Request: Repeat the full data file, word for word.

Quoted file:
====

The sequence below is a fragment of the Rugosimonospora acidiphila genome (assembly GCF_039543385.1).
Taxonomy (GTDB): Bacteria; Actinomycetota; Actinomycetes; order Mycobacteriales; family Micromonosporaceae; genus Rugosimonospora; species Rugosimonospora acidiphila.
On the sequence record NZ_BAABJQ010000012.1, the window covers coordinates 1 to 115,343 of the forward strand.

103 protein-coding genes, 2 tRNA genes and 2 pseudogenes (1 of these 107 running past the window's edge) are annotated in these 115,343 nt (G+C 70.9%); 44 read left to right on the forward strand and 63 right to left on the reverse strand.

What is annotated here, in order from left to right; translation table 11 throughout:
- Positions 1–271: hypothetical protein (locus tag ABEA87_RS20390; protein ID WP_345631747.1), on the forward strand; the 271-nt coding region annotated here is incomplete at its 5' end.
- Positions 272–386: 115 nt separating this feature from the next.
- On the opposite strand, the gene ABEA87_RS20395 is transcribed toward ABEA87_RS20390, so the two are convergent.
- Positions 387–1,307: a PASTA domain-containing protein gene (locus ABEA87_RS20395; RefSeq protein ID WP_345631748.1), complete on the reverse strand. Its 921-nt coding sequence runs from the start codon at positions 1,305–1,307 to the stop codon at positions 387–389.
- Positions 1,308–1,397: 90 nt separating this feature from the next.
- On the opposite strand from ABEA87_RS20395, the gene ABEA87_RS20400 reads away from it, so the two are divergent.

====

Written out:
The sequence below is a fragment of the Rugosimonospora acidiphila genome (assembly GCF_039543385.1).
Taxonomy (GTDB): Bacteria; Actinomycetota; Actinomycetes; order Mycobacteriales; family Micromonosporaceae; genus Rugosimonospora; species Rugosimonospora acidiphila.
On the sequence record NZ_BAABJQ010000012.1, the window covers coordinates 1 to 115,343 of the forward strand.

103 protein-coding genes, 2 tRNA genes and 2 pseudogenes (1 of these 107 running past the window's edge) are annotated in these 115,343 nt (G+C 70.9%); 44 read left to right on the forward strand and 63 right to left on the reverse strand.

What is annotated here, in order from left to right; translation table 11 throughout:
- Positions 1–271: hypothetical protein (locus tag ABEA87_RS20390; protein ID WP_345631747.1), on the forward strand; the 271-nt coding region annotated here is incomplete at its 5' end.
- Positions 272–386: 115 nt separating this feature from the next.
- On the opposite strand, the gene ABEA87_RS20395 is transcribed toward ABEA87_RS20390, so the two are convergent.
- Positions 387–1,307: a PASTA domain-containing protein gene (locus ABEA87_RS20395; RefSeq protein ID WP_345631748.1), complete on the reverse strand. Its 921-nt coding sequence runs from the start codon at positions 1,305–1,307 to the stop codon at positions 387–389.
- Positions 1,308–1,397: 90 nt separating this feature from the next.
- On the opposite strand from ABEA87_RS20395, the gene ABEA87_RS20400 reads away from it, so the two are divergent.